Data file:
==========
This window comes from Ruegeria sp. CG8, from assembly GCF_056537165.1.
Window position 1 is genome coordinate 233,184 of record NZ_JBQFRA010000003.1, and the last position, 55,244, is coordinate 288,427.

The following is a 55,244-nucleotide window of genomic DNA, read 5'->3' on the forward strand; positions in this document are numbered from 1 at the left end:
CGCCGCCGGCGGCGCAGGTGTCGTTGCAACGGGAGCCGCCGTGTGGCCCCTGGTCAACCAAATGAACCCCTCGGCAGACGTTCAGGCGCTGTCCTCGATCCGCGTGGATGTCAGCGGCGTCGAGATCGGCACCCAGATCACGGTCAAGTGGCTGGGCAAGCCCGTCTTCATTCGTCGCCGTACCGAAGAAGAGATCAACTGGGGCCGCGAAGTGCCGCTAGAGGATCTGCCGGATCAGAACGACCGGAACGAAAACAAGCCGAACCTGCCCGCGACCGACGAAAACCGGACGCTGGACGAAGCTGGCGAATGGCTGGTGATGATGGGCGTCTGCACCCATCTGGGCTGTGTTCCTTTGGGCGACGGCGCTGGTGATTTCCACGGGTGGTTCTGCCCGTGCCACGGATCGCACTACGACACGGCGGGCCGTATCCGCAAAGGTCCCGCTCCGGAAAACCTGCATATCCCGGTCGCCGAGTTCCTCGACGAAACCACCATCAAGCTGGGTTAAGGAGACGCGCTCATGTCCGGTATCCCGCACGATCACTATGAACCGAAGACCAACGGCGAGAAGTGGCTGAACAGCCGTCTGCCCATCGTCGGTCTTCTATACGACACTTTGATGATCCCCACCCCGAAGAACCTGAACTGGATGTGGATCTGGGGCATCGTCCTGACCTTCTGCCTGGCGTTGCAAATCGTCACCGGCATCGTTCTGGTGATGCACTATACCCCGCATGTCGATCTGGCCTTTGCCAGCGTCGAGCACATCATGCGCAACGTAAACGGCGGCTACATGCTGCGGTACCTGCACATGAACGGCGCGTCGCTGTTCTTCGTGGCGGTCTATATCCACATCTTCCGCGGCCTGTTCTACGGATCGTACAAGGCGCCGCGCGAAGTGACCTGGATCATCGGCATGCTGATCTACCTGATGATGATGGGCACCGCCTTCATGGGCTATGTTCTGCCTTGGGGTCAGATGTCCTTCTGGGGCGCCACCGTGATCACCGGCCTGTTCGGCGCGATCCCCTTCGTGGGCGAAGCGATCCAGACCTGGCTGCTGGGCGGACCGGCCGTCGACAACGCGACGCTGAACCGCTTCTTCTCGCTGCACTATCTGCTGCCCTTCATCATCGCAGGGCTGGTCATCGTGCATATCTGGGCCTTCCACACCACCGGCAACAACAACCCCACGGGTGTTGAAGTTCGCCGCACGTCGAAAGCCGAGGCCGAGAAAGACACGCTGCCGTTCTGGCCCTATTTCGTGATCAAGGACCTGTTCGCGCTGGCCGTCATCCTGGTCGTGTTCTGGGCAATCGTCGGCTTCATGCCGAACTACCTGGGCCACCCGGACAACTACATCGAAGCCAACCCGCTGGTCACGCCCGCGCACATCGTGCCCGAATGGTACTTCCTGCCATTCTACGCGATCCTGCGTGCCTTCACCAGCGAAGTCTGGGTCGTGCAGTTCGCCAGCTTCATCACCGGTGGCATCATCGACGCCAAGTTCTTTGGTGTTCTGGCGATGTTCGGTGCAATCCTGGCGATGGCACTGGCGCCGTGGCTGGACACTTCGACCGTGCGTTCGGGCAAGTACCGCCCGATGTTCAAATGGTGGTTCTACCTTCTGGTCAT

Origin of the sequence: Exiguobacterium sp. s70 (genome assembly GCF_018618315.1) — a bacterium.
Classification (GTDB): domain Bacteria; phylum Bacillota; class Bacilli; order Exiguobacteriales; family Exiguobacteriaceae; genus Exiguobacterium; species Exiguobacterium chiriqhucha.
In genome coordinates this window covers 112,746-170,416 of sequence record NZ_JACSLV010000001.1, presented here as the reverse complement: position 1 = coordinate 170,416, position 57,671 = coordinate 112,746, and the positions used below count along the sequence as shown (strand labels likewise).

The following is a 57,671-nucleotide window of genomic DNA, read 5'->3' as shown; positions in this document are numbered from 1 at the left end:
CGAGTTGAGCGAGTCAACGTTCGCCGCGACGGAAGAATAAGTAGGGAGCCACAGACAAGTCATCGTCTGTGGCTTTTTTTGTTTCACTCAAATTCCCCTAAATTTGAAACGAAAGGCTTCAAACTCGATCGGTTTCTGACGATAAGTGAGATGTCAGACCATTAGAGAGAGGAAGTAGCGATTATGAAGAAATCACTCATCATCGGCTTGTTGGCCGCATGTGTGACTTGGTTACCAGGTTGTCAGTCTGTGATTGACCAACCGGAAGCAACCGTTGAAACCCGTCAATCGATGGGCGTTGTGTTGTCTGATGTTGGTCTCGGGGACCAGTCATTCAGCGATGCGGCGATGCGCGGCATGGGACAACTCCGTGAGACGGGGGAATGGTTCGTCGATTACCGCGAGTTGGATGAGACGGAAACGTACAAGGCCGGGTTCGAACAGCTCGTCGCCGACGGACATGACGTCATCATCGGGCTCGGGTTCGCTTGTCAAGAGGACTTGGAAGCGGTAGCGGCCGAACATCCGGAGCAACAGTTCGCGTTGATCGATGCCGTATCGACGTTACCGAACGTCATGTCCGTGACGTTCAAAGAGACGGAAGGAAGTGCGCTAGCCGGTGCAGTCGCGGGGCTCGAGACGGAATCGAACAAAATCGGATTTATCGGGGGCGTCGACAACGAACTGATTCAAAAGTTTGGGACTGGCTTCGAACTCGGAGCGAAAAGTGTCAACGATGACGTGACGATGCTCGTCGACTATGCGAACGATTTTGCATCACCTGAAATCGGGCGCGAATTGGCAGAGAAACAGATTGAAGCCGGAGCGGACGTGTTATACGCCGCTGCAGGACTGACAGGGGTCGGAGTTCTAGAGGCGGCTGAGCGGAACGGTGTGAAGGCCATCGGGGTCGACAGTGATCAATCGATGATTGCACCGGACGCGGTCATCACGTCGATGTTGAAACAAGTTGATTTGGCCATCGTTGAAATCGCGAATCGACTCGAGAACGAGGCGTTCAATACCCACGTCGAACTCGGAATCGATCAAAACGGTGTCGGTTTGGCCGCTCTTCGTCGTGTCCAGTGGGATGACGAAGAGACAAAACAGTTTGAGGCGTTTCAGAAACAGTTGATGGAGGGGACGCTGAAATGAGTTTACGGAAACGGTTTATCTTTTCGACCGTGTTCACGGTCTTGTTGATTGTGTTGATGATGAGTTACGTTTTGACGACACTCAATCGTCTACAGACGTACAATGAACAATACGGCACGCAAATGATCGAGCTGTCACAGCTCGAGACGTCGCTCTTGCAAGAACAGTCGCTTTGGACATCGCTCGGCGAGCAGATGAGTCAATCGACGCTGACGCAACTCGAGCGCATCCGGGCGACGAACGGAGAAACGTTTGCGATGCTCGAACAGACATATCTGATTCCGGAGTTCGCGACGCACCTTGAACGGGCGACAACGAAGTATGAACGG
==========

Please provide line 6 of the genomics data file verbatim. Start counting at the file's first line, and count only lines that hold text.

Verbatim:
Classification (GTDB): domain Bacteria; phylum Bacillota; class Bacilli; order Exiguobacteriales; family Exiguobacteriaceae; genus Exiguobacterium; species Exiguobacterium chiriqhucha.